Milton Brown and the Musical Brownies!

"It would be no exaggeration to call the Brownies one of the most important, and most unjustly obscure, of the predecessors and forefathers of rock and roll. At the time, there was nobody to compare him to; the figure I'm repeatedly reminded of when listening to Brown's impressive chops, natural feel, and inclusive stylistic grasp is Elvis Presley."  (Robert Palmer) (Click here to read entire article)

If you haven't heard any music by Milton Brown and the Musical Brownies.....
.....well, SHAME ON YA!

You have been missing out!  The Brownies played their spirited, jazzy brand of Western Swing with hilarity and virtuosity.   To get an idea of their sound, think of Bob Wills with a hearty dose of Django Reinhardt and Cab Calloway - and a dash of electric steel guitar for good measure!

But now you can make your life complete by hearing the Brownies' complete works on CD.

MILTON BROWN was the FOUNDING FATHER of Western Swing.   Because his career was cut short by his untimely death in 1936, he has not been properly recognized for his crucially important contributions to music.   His band, the Musical Brownies, was comprised of super-talented and innovative musicians that blazed new musical trails during the early 1930's.   They were the FIRST - and they were also the BEST!

Here's the link to Cary Ginell's site where you can e-mail him for further information.  Cary wrote the authoritative history of Milton Brown and the Brownies, with vital assistance from Roy Lee Brown, the sole surviving brother of Milton Brown.  Cary and Roy Lee were also the driving force behind the 5-CD set of the complete recordings issued on Texas Rose Records.


                   ISBN: 0252020413
                   Format: Hardcover, 360pp
                   Pub. Date: October 1994
                   Publisher: University of Illinois Press

                        Google Books preview of the book


In 2003, "PROPER BOX" (a British company) released a budget 4-disc version of the Milton Brown set, entitled "DADDY OF WESTERN SWING" (Proper Box 59).


Many of the tracks are INFERIOR in sound quality to the Texas Rose set. Also, the booklet contains many ERRORS and the photos are POORLY COPIED from Cary Ginell's book and the Texas Rose booklet.  Legal proceedings will likely be brought against this company.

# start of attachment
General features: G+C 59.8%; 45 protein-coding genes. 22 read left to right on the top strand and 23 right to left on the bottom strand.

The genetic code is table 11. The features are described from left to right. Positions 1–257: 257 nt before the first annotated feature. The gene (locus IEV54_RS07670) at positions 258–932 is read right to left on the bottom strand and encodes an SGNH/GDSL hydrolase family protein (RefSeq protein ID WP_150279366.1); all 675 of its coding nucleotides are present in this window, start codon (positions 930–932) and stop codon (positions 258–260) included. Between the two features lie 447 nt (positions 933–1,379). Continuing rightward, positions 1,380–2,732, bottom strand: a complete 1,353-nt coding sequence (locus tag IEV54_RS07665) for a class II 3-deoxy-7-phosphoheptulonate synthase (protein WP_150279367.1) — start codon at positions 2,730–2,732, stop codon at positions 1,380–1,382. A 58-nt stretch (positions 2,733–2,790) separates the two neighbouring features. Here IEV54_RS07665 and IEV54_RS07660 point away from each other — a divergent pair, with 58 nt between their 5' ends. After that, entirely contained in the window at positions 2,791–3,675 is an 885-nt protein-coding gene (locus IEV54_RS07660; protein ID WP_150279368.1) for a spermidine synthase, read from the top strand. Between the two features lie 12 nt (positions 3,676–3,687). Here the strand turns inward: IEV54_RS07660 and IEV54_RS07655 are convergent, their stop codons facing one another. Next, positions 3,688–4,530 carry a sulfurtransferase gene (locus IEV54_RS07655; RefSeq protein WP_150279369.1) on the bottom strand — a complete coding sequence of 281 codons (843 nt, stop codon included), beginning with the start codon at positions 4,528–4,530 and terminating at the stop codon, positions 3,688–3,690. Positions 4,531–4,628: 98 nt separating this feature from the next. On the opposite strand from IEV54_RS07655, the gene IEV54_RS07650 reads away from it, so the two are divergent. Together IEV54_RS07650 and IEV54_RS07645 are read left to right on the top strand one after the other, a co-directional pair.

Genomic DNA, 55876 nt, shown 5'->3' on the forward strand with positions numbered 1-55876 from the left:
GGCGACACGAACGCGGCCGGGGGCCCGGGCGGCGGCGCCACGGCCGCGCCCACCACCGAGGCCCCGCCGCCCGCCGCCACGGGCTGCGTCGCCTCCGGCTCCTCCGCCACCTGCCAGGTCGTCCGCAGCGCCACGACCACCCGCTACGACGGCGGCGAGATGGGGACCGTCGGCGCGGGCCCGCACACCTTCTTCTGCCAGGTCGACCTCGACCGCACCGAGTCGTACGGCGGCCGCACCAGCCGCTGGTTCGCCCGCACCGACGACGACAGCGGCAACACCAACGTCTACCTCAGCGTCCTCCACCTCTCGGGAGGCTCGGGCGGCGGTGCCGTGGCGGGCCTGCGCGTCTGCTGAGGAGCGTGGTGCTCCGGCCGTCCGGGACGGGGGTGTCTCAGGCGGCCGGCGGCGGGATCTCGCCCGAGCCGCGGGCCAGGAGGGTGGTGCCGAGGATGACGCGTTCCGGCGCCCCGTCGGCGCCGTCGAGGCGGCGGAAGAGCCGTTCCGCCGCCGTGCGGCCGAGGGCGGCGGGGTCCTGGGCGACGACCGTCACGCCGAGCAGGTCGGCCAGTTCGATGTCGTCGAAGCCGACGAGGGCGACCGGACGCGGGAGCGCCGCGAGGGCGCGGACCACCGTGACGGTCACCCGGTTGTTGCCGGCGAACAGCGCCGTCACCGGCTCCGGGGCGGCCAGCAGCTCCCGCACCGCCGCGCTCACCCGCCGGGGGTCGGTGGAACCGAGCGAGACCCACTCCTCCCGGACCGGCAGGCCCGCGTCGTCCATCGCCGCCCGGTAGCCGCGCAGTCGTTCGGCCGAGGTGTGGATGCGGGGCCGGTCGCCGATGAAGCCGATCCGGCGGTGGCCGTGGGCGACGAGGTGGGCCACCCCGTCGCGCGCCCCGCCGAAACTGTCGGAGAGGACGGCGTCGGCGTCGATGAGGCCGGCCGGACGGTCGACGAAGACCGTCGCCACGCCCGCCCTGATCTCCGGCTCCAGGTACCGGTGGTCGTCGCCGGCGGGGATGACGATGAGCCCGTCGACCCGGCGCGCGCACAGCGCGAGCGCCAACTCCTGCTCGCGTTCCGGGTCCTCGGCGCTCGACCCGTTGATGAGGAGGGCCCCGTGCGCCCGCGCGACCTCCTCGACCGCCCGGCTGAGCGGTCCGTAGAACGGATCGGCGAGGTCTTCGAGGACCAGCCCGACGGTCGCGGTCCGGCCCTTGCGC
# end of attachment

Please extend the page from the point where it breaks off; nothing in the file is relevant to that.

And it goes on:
If you want the "REAL DEAL", go with the TEXAS ROSE 5 CD set instead!  You get 100% quality plus 14 additional tracks not included on the "Proper Box" set.

Click here for a track by track comparison of the 4-CD Proper Box set to the 5-CD Texas Rose set.


Robert Palmer, musician, writer and inspiration to the blues community, died at the age of 52 on November 20, 1997, while waiting for a liver and kidney transplant in a hospital in Valhalla, New York. Robert Palmer was a music critic for the New York Times and author of the books "Deep Blues" and "Rock'n'Roll: An Unruly History", and was also involved in the film documentaries related to both books.

In 1997, Robert Palmer had recently discovered the music of Milton Brown through the book by Cary Ginell and Roy Lee Brown. He acquired the Texas Rose 5-CD set, and after listening to the Brownies' recordings, wrote a very insightful and accurate analysis of the Brownies' influence on popular music. His article was published in the June 1997 issue of Fi Magazine.  Thank you, Robert Palmer!

Article from June 1997 issue of Fi Magazine                        Obituary - Robert Palmer

Click here to read Kevin Reed Coffey's review of the "Milton Brown" book: "WHO IS WESTERN SWING'S FATHER?"



CD's and LP's (selected):


"DISCOGRAPHY OF WESTERN SWING AND HOT STRING BANDS" by Cary Ginell and Kevin Coffey (ISBN 0313311161)
       Excerpt from this book

"JAZZ OF THE SOUTHWEST" by Jean A. Boyd (ISBN 0292708602)

"LONE STAR SWING" by Duncan McLean (ISBN 0393317560)

Other links with information on Milton Brown and the Brownies:

Western Swing publications, websites and recordings:

"BROWNIE DAY" is an annual gathering of friends and fans of the Musical Brownies.

October 31, 2010 (photos and more)

October 30, 2011 (photos and more)

 Back to The Thompsonian Institution